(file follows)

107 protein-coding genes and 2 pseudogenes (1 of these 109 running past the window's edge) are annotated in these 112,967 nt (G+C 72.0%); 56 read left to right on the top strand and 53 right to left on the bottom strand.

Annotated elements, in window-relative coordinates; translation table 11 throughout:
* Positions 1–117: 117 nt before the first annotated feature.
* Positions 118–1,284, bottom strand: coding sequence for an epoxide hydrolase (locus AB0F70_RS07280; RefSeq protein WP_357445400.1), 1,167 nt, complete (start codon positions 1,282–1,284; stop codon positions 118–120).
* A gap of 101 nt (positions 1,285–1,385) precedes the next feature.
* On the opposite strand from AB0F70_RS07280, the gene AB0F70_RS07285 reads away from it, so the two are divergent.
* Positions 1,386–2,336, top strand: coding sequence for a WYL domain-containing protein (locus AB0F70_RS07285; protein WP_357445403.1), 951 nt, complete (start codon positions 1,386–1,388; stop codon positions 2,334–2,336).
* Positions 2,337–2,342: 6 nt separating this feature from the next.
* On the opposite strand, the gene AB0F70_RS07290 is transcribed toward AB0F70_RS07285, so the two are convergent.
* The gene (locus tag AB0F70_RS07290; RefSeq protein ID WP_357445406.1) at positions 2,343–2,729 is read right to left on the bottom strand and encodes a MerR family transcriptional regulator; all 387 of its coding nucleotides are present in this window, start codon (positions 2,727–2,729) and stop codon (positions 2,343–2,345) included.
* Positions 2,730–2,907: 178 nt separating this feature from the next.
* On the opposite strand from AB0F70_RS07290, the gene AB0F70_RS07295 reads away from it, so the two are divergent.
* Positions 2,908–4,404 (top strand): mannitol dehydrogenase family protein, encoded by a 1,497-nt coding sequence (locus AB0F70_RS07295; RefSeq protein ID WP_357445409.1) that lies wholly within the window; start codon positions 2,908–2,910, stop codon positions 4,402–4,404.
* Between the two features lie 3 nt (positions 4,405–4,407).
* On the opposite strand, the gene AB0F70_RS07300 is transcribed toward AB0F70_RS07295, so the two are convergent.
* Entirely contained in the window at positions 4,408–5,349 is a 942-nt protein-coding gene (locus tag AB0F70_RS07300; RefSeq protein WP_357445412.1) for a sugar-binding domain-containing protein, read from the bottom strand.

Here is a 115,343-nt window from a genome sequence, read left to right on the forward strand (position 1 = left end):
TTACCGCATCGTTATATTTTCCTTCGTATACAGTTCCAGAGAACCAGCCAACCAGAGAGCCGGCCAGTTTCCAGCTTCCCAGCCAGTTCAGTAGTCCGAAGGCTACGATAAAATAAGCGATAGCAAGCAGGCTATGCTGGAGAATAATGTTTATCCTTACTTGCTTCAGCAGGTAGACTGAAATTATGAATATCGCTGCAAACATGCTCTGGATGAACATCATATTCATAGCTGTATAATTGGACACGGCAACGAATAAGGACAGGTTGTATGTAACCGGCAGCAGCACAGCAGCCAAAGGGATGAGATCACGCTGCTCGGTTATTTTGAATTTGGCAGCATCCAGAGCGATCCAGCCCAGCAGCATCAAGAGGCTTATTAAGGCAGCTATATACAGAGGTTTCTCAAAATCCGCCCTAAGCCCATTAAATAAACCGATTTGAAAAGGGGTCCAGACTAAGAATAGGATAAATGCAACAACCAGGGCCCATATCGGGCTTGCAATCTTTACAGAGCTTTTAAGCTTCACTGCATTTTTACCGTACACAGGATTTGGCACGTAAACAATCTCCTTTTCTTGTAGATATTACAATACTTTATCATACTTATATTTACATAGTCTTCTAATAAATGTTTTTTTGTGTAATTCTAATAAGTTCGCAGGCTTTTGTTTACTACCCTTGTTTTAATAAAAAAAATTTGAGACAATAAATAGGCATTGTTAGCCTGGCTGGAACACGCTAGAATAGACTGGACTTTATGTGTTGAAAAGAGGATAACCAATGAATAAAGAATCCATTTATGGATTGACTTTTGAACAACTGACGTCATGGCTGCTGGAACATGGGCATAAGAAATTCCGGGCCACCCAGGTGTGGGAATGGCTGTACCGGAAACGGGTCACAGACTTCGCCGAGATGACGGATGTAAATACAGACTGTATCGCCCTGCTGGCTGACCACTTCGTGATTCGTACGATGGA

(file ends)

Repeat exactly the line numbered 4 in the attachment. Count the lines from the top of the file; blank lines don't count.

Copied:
* Positions 118–1,284, bottom strand: coding sequence for an epoxide hydrolase (locus AB0F70_RS07280; RefSeq protein WP_357445400.1), 1,167 nt, complete (start codon positions 1,282–1,284; stop codon positions 118–120).